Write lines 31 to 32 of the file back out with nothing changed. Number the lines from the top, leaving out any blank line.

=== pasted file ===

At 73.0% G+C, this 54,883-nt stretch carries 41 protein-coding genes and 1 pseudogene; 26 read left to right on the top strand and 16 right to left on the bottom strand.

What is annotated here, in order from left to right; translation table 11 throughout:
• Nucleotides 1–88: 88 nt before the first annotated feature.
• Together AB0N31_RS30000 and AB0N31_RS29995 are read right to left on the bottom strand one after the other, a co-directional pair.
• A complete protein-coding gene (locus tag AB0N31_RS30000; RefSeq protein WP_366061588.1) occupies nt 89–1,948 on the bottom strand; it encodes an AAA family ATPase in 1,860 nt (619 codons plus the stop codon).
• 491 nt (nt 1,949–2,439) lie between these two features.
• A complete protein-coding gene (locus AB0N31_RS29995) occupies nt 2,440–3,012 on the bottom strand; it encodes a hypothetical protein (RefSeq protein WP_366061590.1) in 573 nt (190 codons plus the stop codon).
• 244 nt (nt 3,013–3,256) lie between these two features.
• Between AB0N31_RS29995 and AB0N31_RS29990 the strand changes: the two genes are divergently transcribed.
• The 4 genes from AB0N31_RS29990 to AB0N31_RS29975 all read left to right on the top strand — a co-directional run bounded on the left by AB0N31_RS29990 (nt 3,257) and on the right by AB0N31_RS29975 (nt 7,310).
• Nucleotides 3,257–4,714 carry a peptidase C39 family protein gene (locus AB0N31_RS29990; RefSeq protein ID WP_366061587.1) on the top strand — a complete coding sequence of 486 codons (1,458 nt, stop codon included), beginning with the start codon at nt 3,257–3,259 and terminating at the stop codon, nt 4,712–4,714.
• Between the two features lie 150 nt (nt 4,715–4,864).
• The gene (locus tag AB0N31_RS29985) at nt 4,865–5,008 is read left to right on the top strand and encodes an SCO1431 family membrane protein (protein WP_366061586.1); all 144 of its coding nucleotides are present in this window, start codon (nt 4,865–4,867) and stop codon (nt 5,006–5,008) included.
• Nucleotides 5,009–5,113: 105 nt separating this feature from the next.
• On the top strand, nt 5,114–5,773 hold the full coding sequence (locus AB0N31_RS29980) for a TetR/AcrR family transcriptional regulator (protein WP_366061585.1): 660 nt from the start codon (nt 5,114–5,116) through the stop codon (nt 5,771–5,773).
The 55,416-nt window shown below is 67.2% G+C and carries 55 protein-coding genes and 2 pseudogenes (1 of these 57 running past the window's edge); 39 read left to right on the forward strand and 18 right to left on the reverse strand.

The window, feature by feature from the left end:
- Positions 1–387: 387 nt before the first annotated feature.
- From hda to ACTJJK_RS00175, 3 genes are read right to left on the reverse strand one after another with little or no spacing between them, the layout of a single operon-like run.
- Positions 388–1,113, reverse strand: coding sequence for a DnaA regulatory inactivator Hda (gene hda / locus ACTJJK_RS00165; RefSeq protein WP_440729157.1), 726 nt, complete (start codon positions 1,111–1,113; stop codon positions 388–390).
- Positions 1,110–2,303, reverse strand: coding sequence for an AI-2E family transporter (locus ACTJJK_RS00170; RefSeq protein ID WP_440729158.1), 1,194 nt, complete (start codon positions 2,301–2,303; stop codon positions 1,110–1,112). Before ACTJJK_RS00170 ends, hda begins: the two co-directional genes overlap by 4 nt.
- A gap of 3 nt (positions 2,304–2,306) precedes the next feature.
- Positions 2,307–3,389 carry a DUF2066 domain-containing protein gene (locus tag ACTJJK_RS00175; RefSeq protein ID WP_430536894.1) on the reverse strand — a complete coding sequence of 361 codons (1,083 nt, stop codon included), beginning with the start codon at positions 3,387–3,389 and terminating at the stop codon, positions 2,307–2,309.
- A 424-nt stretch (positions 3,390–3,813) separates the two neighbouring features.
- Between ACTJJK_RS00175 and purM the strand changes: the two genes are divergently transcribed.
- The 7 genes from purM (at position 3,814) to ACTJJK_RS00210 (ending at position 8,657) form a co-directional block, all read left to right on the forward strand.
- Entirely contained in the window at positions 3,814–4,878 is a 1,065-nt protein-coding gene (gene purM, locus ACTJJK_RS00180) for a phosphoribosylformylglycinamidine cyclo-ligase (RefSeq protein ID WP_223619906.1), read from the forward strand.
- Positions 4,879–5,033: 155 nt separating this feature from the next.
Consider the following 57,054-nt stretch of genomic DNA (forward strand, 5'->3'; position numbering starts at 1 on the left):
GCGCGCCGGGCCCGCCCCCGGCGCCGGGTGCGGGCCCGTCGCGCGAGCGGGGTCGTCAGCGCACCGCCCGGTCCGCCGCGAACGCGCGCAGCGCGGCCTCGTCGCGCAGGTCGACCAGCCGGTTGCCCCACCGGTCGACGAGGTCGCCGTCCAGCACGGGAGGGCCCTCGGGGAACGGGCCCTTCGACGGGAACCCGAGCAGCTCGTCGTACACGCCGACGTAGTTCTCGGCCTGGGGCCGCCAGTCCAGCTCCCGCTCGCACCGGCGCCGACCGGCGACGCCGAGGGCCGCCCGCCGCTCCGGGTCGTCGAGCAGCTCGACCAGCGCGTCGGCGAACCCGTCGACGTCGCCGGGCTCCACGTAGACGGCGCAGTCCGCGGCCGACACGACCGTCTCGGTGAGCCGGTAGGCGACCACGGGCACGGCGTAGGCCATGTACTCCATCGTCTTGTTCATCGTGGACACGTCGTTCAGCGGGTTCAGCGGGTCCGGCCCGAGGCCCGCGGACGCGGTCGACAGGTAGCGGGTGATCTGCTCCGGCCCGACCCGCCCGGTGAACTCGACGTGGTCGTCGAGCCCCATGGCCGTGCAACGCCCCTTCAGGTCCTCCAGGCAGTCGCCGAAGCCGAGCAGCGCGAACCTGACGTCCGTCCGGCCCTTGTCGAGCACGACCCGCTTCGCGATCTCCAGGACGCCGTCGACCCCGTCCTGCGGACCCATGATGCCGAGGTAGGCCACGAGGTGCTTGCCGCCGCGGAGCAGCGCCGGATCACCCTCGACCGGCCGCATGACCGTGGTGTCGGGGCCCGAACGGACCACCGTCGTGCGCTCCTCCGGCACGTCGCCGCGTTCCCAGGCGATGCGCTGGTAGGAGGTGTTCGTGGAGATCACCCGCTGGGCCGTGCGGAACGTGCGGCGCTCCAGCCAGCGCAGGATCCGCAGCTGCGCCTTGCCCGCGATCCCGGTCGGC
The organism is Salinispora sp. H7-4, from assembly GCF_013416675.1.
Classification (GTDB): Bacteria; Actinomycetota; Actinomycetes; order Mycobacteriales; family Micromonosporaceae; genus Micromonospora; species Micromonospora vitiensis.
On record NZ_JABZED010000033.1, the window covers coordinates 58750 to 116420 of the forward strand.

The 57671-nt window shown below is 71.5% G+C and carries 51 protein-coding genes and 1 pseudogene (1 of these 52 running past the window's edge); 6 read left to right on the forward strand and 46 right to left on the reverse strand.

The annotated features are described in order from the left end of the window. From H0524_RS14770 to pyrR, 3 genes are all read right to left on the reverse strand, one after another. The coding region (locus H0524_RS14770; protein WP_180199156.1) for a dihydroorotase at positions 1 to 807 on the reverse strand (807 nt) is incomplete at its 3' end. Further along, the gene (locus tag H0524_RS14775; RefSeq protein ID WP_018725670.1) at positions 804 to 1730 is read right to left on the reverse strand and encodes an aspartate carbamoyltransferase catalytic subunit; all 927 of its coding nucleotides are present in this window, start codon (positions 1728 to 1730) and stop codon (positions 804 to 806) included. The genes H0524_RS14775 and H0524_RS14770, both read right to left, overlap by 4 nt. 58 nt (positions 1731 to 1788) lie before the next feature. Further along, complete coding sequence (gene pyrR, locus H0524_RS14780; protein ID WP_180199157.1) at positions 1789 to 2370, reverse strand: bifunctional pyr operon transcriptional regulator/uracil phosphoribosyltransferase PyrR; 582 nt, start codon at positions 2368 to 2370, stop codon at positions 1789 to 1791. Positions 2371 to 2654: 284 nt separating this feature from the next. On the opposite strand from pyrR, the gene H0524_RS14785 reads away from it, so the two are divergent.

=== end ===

The organism is Salinispora sp. H7-4, from assembly GCF_013416675.1.
Classification (GTDB): Bacteria; Actinomycetota; Actinomycetes; order Mycobacteriales; family Micromonosporaceae; genus Micromonospora; species Micromonospora vitiensis.